"Encyclopedia Dubuque is the online authority for all things Dubuque, written by the people who know the city best.”
Marshall Cohen—researcher and producer, CNN
Affiliated with the Local History Network of the State Historical Society of Iowa, and the Iowa Museum Association.
CENTER FOR DUBUQUE HISTORY
CENTER FOR DUBUQUE HISTORY. Founded in 1976, the Center has been funded by and located on the campus of LORAS COLLEGE. The staff of the Center is appointed by the college president. Since 1983 the director of the Center has been Michael D. GIBSON.
The mission of the Center is to collect, organize, preserve, and provide materials for research; to conduct research of local interest; to publish studies of local history interest; offer special courses, workshops, lectures, and presentations for those interested in local history; and to provide internship and volunteer opportunities in archival studies. The Center continues to provide all of these services as the area’s largest local history research center. In 2008, an article stated that the Center hosts more than 500 in-person visitors annually, receives from 800-900 phone inquiries and as many letter and e-mail requests.
Among the types of material housed in the collection are manuscripts, diaries, ledgers, newspapers, an obituary index, photographs, slides, picture post cards, oral histories, videos and DVD’s, plat books, atlases, books, city directories, and maps. Today, the CDH is the only local history research center affiliated with a college or university in the state of Iowa. This is one aspect which makes Loras College unique which is appropriate for Iowa’s oldest college.
The Center for Dubuque History has served thousands of patrons from all parts of the world who have come to use the vast resources archived in the collections. Researchers have included elementary school pupils, high school and college students, novelists, movie producers, TV/radio station reporters, university scholars, historic preservationists, city, state and county departmental employees, archaeologists, geologists, environmentalists, journalists, publishers, genealogists, and local history buffs. Inquiries regarding local history arrive via mail, phone, and e-mail as well as in-person visitors.
In an effort to encourage interest in Dubuque history, the Center published Dubuque: Frontier River City edited by Loras librarian Robert F. KLEIN. Loan arrangements have been made for the video program "The Identity of Dubuque" by Father William E. WILKIE and a photo exhibit entitled "Iowa Women in the Workplace." Staff members have provided programs for groups and organizations.
In 1997 the Dubuque city council proceedings from 1837 to 1900 were stored in eleven file cabinets at the Center. Knowing that the life expectancy of the original documents was limited, Gibson applied to the State Historical Society of Iowa for a grant to convert the material to microfilm. The Society through its Historical Resource Development Program awarded the Center $12,726. Loras contributed money and in-kind services totaling $3,800, and City Clerk Mary Davis asked the city for $2,500 in her budget for the project. Once completed in 1998, the negatives would be stored by the State Historical Society in Des Moines, but copies were expected to be available at the city clerk's office, the Center for Dubuque History, and the CARNEGIE-STOUT PUBLIC LIBRARY. (1)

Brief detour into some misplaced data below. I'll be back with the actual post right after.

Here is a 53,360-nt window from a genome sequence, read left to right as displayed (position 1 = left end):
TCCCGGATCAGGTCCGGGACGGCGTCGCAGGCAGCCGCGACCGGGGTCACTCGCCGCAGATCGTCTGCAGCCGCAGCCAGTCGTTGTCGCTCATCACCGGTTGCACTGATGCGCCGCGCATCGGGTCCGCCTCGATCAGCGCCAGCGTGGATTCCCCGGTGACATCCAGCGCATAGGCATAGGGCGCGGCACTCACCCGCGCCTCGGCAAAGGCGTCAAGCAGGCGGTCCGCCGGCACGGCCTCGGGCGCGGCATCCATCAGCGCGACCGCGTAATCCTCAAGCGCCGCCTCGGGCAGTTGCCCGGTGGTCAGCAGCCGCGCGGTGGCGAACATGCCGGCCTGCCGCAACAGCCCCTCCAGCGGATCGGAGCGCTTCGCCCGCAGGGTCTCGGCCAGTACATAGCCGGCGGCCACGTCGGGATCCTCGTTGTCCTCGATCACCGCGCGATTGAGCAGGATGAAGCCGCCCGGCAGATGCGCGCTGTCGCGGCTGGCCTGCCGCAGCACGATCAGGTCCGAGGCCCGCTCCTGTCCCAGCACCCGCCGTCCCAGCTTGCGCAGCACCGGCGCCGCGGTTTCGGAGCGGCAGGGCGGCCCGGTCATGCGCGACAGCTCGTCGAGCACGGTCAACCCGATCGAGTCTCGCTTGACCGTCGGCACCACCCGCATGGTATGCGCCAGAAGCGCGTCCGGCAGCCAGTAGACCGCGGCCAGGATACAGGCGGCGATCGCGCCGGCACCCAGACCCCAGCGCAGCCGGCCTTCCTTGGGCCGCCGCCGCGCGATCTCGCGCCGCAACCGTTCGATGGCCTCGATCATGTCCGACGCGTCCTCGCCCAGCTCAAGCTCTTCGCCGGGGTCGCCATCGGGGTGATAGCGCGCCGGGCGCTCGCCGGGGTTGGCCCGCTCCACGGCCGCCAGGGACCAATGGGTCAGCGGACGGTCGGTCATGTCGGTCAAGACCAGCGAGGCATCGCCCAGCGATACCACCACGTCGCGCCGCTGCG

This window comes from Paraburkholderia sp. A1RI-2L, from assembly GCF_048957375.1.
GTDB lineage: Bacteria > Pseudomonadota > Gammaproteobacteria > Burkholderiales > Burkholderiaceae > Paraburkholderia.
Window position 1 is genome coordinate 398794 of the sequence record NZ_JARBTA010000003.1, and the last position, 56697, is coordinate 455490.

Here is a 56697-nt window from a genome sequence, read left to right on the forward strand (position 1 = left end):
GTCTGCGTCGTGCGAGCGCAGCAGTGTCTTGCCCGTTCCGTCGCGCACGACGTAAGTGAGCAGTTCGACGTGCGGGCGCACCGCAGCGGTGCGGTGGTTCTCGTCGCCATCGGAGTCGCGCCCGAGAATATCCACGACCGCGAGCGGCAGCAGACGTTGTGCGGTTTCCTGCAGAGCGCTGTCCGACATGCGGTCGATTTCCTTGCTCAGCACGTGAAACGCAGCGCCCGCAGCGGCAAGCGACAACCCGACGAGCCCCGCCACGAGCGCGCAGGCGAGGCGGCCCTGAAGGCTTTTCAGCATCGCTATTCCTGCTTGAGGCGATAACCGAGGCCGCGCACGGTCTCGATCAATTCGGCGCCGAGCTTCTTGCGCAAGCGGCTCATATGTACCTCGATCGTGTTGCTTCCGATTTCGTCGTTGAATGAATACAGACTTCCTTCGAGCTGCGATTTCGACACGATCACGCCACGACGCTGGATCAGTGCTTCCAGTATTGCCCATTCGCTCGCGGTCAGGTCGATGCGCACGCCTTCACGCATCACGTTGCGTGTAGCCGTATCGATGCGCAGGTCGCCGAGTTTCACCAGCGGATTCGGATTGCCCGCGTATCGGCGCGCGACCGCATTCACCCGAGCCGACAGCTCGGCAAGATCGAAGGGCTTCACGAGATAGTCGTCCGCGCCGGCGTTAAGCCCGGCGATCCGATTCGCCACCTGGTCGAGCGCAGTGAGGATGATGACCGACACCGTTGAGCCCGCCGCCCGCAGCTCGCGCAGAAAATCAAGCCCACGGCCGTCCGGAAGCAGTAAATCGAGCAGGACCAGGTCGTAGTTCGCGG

The William J. Klauer Collection is one of the many priceless additions to the Center. In May and June of 1912, two itinerant photographers arrived in Dubuque and began shooting the photographs that would become the Klauer Collection. For three weeks they traveled throughout the city with a large-format camera and a magnesium-powder flash lamp taking approximately 440 photographs of workers in factories, offices, shops, saloons and even the operating room at Mercy Hospital. The photographers' names remain unknown. This type of workplace photography was not unusual in 1912 – itinerant photographers traveled the country photographing cities large and small. However, the fact that most of the glass negatives did survive together, intact for 100 years, is unusual. Itinerant photographers could not carry their solid glass plates with them and instead sold them to junk dealers who scraped the emulsion clean and resold them. Fortunately, the Dubuque photographers sold the plates to Peter KLAUER, then president of KLAUER MANUFACTURING COMPANY, who stored them in one of his warehouses. In the 1970s, at least two sets of contact prints were made and in the 1980s, Peter’s grandson, William, donated a set of contact prints to the Center for Dubuque History. Later, 330 of the glass plates - all that remained - were also donated.
McDermott, Brad. "Archivist to Preserve Dubuque's History," Telegraph Herald, February 17, 1997, p. 1. Online: https://news.google.com/newspapers?nid=aEyKTaVlRPYC&dat=19970217&printsec=frontpage&hl=en